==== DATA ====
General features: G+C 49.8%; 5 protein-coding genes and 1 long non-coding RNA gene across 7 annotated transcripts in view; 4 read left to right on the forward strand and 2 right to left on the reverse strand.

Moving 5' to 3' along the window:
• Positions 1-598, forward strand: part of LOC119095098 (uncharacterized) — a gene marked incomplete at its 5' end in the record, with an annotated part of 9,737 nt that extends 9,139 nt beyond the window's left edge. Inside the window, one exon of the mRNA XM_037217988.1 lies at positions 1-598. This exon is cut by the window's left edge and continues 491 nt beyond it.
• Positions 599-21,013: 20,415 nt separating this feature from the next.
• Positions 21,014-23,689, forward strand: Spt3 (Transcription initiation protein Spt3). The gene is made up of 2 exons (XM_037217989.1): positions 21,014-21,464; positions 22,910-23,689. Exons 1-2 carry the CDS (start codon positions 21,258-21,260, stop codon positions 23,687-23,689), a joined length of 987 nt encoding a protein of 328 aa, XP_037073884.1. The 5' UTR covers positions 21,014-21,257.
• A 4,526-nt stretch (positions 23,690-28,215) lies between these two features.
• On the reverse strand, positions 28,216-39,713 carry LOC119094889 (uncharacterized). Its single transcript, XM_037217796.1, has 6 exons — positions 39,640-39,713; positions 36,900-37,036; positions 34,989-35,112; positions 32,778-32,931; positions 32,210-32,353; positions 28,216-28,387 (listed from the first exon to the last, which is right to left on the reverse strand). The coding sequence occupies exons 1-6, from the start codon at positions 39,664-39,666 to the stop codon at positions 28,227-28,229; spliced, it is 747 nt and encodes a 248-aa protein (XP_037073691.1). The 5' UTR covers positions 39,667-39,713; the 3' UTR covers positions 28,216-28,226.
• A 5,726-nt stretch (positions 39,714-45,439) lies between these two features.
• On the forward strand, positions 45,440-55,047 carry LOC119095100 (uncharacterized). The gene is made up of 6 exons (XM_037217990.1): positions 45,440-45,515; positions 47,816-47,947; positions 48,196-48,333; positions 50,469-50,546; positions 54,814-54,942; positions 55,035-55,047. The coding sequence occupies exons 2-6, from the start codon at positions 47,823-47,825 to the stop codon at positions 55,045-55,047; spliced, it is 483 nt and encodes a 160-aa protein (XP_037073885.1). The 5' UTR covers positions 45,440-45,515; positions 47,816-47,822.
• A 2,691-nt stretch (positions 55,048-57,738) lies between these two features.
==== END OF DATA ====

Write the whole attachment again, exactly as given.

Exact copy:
General features: G+C 49.8%; 5 protein-coding genes and 1 long non-coding RNA gene across 7 annotated transcripts in view; 4 read left to right on the forward strand and 2 right to left on the reverse strand.

Moving 5' to 3' along the window:
• Positions 1-598, forward strand: part of LOC119095098 (uncharacterized) — a gene marked incomplete at its 5' end in the record, with an annotated part of 9,737 nt that extends 9,139 nt beyond the window's left edge. Inside the window, one exon of the mRNA XM_037217988.1 lies at positions 1-598. This exon is cut by the window's left edge and continues 491 nt beyond it.
• Positions 599-21,013: 20,415 nt separating this feature from the next.
• Positions 21,014-23,689, forward strand: Spt3 (Transcription initiation protein Spt3). The gene is made up of 2 exons (XM_037217989.1): positions 21,014-21,464; positions 22,910-23,689. Exons 1-2 carry the CDS (start codon positions 21,258-21,260, stop codon positions 23,687-23,689), a joined length of 987 nt encoding a protein of 328 aa, XP_037073884.1. The 5' UTR covers positions 21,014-21,257.
• A 4,526-nt stretch (positions 23,690-28,215) lies between these two features.
• On the reverse strand, positions 28,216-39,713 carry LOC119094889 (uncharacterized). Its single transcript, XM_037217796.1, has 6 exons — positions 39,640-39,713; positions 36,900-37,036; positions 34,989-35,112; positions 32,778-32,931; positions 32,210-32,353; positions 28,216-28,387 (listed from the first exon to the last, which is right to left on the reverse strand). The coding sequence occupies exons 1-6, from the start codon at positions 39,664-39,666 to the stop codon at positions 28,227-28,229; spliced, it is 747 nt and encodes a 248-aa protein (XP_037073691.1). The 5' UTR covers positions 39,667-39,713; the 3' UTR covers positions 28,216-28,226.
• A 5,726-nt stretch (positions 39,714-45,439) lies between these two features.
• On the forward strand, positions 45,440-55,047 carry LOC119095100 (uncharacterized). The gene is made up of 6 exons (XM_037217990.1): positions 45,440-45,515; positions 47,816-47,947; positions 48,196-48,333; positions 50,469-50,546; positions 54,814-54,942; positions 55,035-55,047. The coding sequence occupies exons 2-6, from the start codon at positions 47,823-47,825 to the stop codon at positions 55,045-55,047; spliced, it is 483 nt and encodes a 160-aa protein (XP_037073885.1). The 5' UTR covers positions 45,440-45,515; positions 47,816-47,822.
• A 2,691-nt stretch (positions 55,048-57,738) lies between these two features.